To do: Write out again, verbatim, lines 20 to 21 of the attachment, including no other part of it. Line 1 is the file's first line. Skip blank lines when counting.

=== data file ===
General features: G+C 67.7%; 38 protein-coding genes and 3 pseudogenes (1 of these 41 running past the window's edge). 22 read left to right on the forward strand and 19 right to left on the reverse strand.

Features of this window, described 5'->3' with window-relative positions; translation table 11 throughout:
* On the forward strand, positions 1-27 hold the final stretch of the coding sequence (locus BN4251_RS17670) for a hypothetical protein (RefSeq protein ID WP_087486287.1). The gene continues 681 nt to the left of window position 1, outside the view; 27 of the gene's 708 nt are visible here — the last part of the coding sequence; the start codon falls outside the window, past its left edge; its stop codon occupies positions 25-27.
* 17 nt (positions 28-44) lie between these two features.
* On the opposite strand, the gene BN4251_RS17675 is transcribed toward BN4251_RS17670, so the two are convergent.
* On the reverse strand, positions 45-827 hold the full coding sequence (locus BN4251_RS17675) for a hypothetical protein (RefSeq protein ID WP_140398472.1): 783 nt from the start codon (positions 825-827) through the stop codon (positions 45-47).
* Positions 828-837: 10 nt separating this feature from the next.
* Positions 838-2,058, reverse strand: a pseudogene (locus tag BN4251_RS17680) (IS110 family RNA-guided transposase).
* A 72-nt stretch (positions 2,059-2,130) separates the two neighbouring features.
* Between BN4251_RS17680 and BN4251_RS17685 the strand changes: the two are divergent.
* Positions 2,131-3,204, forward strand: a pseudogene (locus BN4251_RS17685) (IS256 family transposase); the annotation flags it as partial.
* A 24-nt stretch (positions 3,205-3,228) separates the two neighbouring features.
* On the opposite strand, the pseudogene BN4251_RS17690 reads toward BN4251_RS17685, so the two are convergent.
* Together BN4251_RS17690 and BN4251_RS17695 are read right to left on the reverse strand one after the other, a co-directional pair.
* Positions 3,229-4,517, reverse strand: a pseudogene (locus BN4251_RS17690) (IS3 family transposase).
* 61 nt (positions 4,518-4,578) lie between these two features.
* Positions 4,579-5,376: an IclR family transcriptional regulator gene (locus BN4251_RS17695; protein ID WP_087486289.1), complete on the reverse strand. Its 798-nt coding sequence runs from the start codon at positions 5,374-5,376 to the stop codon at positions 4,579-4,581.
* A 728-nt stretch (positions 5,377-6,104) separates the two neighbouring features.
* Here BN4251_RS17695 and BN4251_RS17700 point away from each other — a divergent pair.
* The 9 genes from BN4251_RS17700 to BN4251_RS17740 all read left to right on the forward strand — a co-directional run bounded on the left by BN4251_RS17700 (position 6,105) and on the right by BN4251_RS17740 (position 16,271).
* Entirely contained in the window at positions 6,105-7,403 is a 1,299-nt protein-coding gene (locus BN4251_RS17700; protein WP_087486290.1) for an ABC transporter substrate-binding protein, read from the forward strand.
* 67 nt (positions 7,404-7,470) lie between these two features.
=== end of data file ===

* The 9 genes from BN4251_RS17700 to BN4251_RS17740 all read left to right on the forward strand — a co-directional run bounded on the left by BN4251_RS17700 (position 6,105) and on the right by BN4251_RS17740 (position 16,271).
* Entirely contained in the window at positions 6,105-7,403 is a 1,299-nt protein-coding gene (locus BN4251_RS17700; protein WP_087486290.1) for an ABC transporter substrate-binding protein, read from the forward strand.